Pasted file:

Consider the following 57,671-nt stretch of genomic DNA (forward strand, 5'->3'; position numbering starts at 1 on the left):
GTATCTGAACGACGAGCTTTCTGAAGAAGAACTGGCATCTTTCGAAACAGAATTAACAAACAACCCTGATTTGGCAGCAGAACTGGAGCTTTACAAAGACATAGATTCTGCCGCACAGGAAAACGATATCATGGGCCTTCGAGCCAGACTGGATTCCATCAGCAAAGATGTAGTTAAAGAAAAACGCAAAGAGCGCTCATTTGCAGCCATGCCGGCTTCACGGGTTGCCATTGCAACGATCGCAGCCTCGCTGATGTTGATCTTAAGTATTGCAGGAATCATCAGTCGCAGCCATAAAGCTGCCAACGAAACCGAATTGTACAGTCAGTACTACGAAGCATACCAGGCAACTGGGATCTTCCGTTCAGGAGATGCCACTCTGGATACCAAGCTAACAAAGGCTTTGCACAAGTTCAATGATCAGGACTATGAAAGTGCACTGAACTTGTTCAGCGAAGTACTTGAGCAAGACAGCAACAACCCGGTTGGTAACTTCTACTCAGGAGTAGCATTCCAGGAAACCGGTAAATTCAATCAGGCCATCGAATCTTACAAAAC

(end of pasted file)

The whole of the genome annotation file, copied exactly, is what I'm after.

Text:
Consider the following 57,671-nt stretch of genomic DNA (forward strand, 5'->3'; position numbering starts at 1 on the left):
GTATCTGAACGACGAGCTTTCTGAAGAAGAACTGGCATCTTTCGAAACAGAATTAACAAACAACCCTGATTTGGCAGCAGAACTGGAGCTTTACAAAGACATAGATTCTGCCGCACAGGAAAACGATATCATGGGCCTTCGAGCCAGACTGGATTCCATCAGCAAAGATGTAGTTAAAGAAAAACGCAAAGAGCGCTCATTTGCAGCCATGCCGGCTTCACGGGTTGCCATTGCAACGATCGCAGCCTCGCTGATGTTGATCTTAAGTATTGCAGGAATCATCAGTCGCAGCCATAAAGCTGCCAACGAAACCGAATTGTACAGTCAGTACTACGAAGCATACCAGGCAACTGGGATCTTCCGTTCAGGAGATGCCACTCTGGATACCAAGCTAACAAAGGCTTTGCACAAGTTCAATGATCAGGACTATGAAAGTGCACTGAACTTGTTCAGCGAAGTACTTGAGCAAGACAGCAACAACCCGGTTGGTAACTTCTACTCAGGAGTAGCATTCCAGGAAACCGGTAAATTCAATCAGGCCATCGAATCTTACAAAAC